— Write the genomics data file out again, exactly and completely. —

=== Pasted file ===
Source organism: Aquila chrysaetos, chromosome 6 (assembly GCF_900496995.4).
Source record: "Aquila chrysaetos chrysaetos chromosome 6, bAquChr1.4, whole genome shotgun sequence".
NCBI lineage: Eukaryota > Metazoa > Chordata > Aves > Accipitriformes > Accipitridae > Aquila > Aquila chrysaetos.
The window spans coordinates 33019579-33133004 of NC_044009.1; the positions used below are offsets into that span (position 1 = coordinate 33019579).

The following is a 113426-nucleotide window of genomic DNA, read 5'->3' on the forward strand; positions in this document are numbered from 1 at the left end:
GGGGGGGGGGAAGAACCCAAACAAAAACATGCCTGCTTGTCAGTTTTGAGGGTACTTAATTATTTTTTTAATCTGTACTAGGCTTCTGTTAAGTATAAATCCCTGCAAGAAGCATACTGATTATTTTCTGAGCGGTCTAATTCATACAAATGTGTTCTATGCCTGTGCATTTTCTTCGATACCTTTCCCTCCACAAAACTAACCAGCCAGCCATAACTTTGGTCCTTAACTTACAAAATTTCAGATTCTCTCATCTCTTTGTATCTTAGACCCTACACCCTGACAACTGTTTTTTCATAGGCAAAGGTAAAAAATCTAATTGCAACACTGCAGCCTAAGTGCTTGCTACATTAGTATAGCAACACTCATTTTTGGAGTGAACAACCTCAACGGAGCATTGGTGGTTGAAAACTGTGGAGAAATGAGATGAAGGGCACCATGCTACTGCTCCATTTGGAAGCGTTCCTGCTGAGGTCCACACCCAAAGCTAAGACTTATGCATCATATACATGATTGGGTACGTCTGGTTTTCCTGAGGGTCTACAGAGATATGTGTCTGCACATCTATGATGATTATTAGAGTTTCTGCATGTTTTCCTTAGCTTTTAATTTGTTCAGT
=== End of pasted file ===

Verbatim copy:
Source organism: Aquila chrysaetos, chromosome 6 (assembly GCF_900496995.4).
Source record: "Aquila chrysaetos chrysaetos chromosome 6, bAquChr1.4, whole genome shotgun sequence".
NCBI lineage: Eukaryota > Metazoa > Chordata > Aves > Accipitriformes > Accipitridae > Aquila > Aquila chrysaetos.
The window spans coordinates 33019579-33133004 of NC_044009.1; the positions used below are offsets into that span (position 1 = coordinate 33019579).

The following is a 113426-nucleotide window of genomic DNA, read 5'->3' on the forward strand; positions in this document are numbered from 1 at the left end:
GGGGGGGGGGAAGAACCCAAACAAAAACATGCCTGCTTGTCAGTTTTGAGGGTACTTAATTATTTTTTTAATCTGTACTAGGCTTCTGTTAAGTATAAATCCCTGCAAGAAGCATACTGATTATTTTCTGAGCGGTCTAATTCATACAAATGTGTTCTATGCCTGTGCATTTTCTTCGATACCTTTCCCTCCACAAAACTAACCAGCCAGCCATAACTTTGGTCCTTAACTTACAAAATTTCAGATTCTCTCATCTCTTTGTATCTTAGACCCTACACCCTGACAACTGTTTTTTCATAGGCAAAGGTAAAAAATCTAATTGCAACACTGCAGCCTAAGTGCTTGCTACATTAGTATAGCAACACTCATTTTTGGAGTGAACAACCTCAACGGAGCATTGGTGGTTGAAAACTGTGGAGAAATGAGATGAAGGGCACCATGCTACTGCTCCATTTGGAAGCGTTCCTGCTGAGGTCCACACCCAAAGCTAAGACTTATGCATCATATACATGATTGGGTACGTCTGGTTTTCCTGAGGGTCTACAGAGATATGTGTCTGCACATCTATGATGATTATTAGAGTTTCTGCATGTTTTCCTTAGCTTTTAATTTGTTCAGT